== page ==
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Five Key Takeaways from the 19th Annual Disclosure and Governance Seminar

McCarthy Tétrault virtually hosted the 19th Annual Disclosure and Governance Seminar on November 16, 2021 with leading experts from public issuers, institutional investors, securities regulators as well as independent directors to discuss new disclosure and governance rules, trends and best practices. This blog highlights the top five takeaways.

  1. National Instrument 52-112 is the First Mandatory Rule Regulating Disclosure of Non-GAAP Financial Measures

National Instrument 52-112Non-GAAP and Other Financial Measures Disclosure (“NI 52-112”) was published on May 27, 2021 and sets out, after a three year process initiated by the CSA, disclosure requirements for non-GAAP financial measures, non-GAAP ratios and other financial measures.

The rule came into force on August 25, 2021 and applies to reporting issuers for documents filed for  financial years ending on or after October 15, 2021.

NI 52-112 imposes as obligations previous guidance in CSA staff notices on Non-GAAP financial measures and also introduces important changes to disclosure requirements.

Read our detailed analysis of the new requirements introduced by NI 52-112 and its impact for Canadian issuers.

  1. The Harmonization of Sustainability Disclosure through the Creation of the International Sustainability Standards Board at COP26

The International Sustainability Standards Board (“ISSB”) was established on November 3, 2021 and will develop a comprehensive global baseline of high-quality sustainability disclosure standards.

The ISSB announcement is a response to the growing and urgent demand for companies to provide globally consistent and comparable sustainability disclosure.

The Technical Readiness Working Group (“TRWG”) will provide the ISSB with eight recommendations or deliverables for its consideration; the TRWG has already released the first two deliverables, the General Requirements Prototype and the Climate Prototype which aligns with the recommendations of the Task Force on Climate-Related Financial Disclosures (“TCFD”) (“Prototypes”).

The ISSB will commence its work early in 2022, with its first steps to include consideration of the Prototypes which are expected to be adopted by the third quarter of 2022.

Read our detailed analysis of the consequences of the ISSB announcement.

  1. The U.S. Securities and Exchange Commission is Developing a Mandatory Climate Risk Disclosure

The U.S. Securities and Exchange Commission (“SEC”) staff is in the process of developing a mandatory climate risk disclosure rule for public reporting issuers. The proposal is slated to be brought to the SEC for consideration by the end of 2021 and the goal is for  mandatory disclosure requirements to be consistent comparable and “decision-useful” for investors.

The SEC Chair has asked SEC staff to:

  1. consider how companies may disclose their “Scope 1” and “Scope 2” emissions, and whether they should have to disclose “Scope 3” emissions, as set out in the Greenhouse Gas Protocol Corporate Accounting and Reporting Standard (“GHG Protocol”);
  2. consider whether specific industries such as banking, transportation and insurance should be required to disclose certain ESG metrics; and
  3. consider how U.S. companies operating in jurisdictions with climate pledges in place, such as the Paris Agreement, can inform investors about how they are meeting those requirements.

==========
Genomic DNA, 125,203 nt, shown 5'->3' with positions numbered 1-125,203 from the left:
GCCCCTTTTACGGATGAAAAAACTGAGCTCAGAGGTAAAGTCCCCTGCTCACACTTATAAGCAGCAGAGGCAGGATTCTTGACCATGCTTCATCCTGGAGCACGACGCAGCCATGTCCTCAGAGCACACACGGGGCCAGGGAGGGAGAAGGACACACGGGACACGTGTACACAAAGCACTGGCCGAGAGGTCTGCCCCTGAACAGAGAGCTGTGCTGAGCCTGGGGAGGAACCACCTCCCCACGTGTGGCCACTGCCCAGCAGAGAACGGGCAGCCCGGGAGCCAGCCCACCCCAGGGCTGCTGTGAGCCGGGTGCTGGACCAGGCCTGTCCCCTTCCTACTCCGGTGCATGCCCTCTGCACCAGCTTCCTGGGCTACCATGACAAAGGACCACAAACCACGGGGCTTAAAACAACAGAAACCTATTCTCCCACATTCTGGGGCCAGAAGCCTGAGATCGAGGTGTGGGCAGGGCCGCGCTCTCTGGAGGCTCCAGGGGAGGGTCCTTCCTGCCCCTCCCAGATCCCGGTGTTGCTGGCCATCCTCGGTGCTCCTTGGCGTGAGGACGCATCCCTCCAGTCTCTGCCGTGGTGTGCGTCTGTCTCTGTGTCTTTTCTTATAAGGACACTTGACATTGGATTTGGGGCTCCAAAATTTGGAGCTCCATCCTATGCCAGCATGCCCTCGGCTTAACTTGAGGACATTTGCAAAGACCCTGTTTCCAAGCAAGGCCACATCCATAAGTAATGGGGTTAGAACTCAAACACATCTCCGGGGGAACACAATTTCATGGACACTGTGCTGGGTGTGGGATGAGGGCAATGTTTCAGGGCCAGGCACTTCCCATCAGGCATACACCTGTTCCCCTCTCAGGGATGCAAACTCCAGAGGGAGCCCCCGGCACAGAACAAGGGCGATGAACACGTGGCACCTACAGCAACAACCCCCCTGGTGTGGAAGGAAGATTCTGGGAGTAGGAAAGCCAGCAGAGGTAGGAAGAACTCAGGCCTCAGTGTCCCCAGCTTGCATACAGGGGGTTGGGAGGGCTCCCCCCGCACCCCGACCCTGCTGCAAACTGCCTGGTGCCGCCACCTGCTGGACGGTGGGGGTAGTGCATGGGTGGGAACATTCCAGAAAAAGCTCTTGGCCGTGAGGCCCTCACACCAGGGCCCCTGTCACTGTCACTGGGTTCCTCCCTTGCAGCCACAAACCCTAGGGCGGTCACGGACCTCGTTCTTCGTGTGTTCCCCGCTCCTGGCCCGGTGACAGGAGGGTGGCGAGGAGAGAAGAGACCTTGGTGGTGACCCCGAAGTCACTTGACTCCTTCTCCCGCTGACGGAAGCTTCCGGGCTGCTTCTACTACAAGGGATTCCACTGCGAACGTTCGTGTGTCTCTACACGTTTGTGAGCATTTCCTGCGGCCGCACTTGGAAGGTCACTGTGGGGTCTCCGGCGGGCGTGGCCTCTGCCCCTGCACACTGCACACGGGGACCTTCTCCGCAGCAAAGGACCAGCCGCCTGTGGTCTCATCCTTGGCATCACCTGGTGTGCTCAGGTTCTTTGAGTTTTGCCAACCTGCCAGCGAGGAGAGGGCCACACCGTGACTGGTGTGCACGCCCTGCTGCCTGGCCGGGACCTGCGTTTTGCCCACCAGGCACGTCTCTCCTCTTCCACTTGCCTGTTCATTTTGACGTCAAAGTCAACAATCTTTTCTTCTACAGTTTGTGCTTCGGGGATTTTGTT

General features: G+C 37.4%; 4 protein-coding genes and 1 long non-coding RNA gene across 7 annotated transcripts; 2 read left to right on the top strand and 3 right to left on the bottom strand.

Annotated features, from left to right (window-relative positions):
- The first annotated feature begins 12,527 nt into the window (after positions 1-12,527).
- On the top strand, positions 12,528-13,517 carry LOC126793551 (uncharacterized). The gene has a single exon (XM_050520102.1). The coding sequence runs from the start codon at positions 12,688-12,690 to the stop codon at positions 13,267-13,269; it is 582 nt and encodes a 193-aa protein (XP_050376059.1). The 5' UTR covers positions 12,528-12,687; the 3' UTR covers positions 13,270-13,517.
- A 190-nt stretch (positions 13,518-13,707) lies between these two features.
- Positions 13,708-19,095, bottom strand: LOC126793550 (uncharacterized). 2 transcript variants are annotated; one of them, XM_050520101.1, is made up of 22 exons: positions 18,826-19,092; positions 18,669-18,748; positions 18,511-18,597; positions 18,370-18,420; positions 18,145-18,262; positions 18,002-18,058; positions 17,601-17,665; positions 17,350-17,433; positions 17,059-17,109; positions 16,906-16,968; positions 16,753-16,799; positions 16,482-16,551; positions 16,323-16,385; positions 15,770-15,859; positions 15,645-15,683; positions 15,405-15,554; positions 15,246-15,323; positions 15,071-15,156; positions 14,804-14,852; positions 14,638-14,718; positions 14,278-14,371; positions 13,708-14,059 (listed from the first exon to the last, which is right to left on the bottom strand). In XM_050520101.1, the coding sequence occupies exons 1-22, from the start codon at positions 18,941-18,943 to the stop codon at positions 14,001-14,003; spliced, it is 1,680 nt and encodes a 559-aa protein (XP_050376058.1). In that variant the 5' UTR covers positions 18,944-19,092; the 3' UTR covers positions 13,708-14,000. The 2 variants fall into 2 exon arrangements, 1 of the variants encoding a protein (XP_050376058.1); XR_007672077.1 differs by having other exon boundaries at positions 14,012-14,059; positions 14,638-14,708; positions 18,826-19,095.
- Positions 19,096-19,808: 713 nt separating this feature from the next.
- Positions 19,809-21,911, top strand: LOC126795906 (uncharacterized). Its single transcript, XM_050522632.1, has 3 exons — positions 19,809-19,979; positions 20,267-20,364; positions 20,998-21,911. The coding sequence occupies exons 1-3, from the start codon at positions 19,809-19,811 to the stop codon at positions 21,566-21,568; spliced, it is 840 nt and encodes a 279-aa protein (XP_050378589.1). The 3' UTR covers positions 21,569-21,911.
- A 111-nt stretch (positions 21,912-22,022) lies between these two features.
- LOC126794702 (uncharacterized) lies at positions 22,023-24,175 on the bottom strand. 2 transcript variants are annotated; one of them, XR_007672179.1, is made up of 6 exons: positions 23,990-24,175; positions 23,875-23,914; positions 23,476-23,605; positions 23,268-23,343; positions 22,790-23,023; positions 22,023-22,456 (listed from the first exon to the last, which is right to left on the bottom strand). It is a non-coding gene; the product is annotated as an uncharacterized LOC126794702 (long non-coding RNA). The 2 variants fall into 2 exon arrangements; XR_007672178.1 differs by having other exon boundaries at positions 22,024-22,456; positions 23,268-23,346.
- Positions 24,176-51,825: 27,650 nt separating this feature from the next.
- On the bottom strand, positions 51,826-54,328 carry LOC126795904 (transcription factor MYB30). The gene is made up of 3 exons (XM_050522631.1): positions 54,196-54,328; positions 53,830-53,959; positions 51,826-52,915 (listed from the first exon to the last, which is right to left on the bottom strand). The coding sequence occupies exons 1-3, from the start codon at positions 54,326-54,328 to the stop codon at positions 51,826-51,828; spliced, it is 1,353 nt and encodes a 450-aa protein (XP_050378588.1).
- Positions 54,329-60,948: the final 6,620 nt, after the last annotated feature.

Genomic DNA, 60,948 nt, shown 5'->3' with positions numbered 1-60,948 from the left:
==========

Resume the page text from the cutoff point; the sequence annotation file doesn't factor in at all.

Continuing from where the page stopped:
The SEC has adopted an “issuer-focused” approach and, as a result, the proposal will only focus on public companies.

For further information on the SEC’s initiative on climate risk disclosure, see our blog post “The SEC is developing a mandatory climate risk disclosure rule proposal – what does it mean for Canadian firms?

  1. CSA Proposal for a Standardized Climate-Related Disclosure

On October 18, 2021, a few days prior to the opening of COP26, the CSA issued a notice related to proposed National Instrument 51-107 – Disclosure of Climate-Related Matters (“NI 51-107”) for a 90 day comment period. The comment period will end on January 17, 2022. Proposed NI-51-107 is designed to standardize issuers’ climate-related disclosures to allow for a better consistency and comparability of the climate-related risks and opportunities facing Canadian issuers.

Like the Climate Prototype published at the time of the announcement of the setting up of the ISSB, the disclosure requirements in proposed NI 51-107 align with the TCFD recommendations.

NI 51-107 will require climate-related governance disclosure in an issuer's management information circular (Form 51-107A) and annual information form or annual management’s discussion and analysis if the issuer does not file an annual information form (Form 51-107B).

Certain categories of reporting issuers are excluded from the scope of application of the proposal, including, but not limited to, investment funds, issuers of an asset-backed security, designated foreign issuers and SEC foreign issuers.

For further information on the CSA Proposed NI 51-107, see our blog post: New Mandatory Climate Related Disclosure Rule is on the Horizon:  The CSA seeks comments on proposed instrument.

  1. CSA Proposal to Streamline Continuous Disclosure Requirements

On May 20, 2021, the CSA published for comment a notice in respect of certain amendments to National Instrument 51-102 – Continuous Disclosure Obligations (“NI 51-102”). The proposal aims to result in less but more focused disclosure, along with an increased presentation and quality of disclosure.

The final amendments are expected to be published in September 2023 and be effective on December 15, 2023.

Read our detailed analysis of the proposed amendments to NI 51-102.



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